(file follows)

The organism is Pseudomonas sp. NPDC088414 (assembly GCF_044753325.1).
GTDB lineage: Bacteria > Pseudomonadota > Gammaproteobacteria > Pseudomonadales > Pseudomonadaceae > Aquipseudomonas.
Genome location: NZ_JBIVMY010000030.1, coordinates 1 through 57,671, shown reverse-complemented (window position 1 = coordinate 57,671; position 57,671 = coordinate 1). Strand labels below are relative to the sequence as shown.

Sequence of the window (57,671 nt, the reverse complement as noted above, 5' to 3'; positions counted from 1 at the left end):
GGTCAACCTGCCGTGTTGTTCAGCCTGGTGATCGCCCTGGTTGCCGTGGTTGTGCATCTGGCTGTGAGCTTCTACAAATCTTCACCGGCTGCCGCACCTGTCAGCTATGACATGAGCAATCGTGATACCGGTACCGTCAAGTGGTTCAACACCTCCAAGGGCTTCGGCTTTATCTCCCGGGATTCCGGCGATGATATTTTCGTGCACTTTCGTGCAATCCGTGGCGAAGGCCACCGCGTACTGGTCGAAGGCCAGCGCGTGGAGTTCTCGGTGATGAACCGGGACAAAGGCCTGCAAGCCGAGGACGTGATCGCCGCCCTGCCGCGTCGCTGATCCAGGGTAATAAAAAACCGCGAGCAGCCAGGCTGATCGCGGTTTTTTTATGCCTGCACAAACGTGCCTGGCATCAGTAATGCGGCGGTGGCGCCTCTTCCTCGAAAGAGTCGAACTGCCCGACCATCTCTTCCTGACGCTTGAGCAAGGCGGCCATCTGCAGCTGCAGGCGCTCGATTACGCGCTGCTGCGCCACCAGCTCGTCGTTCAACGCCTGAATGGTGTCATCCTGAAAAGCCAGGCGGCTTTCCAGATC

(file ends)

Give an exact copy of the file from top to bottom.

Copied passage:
The organism is Pseudomonas sp. NPDC088414 (assembly GCF_044753325.1).
GTDB lineage: Bacteria > Pseudomonadota > Gammaproteobacteria > Pseudomonadales > Pseudomonadaceae > Aquipseudomonas.
Genome location: NZ_JBIVMY010000030.1, coordinates 1 through 57,671, shown reverse-complemented (window position 1 = coordinate 57,671; position 57,671 = coordinate 1). Strand labels below are relative to the sequence as shown.

Sequence of the window (57,671 nt, the reverse complement as noted above, 5' to 3'; positions counted from 1 at the left end):
GGTCAACCTGCCGTGTTGTTCAGCCTGGTGATCGCCCTGGTTGCCGTGGTTGTGCATCTGGCTGTGAGCTTCTACAAATCTTCACCGGCTGCCGCACCTGTCAGCTATGACATGAGCAATCGTGATACCGGTACCGTCAAGTGGTTCAACACCTCCAAGGGCTTCGGCTTTATCTCCCGGGATTCCGGCGATGATATTTTCGTGCACTTTCGTGCAATCCGTGGCGAAGGCCACCGCGTACTGGTCGAAGGCCAGCGCGTGGAGTTCTCGGTGATGAACCGGGACAAAGGCCTGCAAGCCGAGGACGTGATCGCCGCCCTGCCGCGTCGCTGATCCAGGGTAATAAAAAACCGCGAGCAGCCAGGCTGATCGCGGTTTTTTTATGCCTGCACAAACGTGCCTGGCATCAGTAATGCGGCGGTGGCGCCTCTTCCTCGAAAGAGTCGAACTGCCCGACCATCTCTTCCTGACGCTTGAGCAAGGCGGCCATCTGCAGCTGCAGGCGCTCGATTACGCGCTGCTGCGCCACCAGCTCGTCGTTCAACGCCTGAATGGTGTCATCCTGAAAAGCCAGGCGGCTTTCCAGATC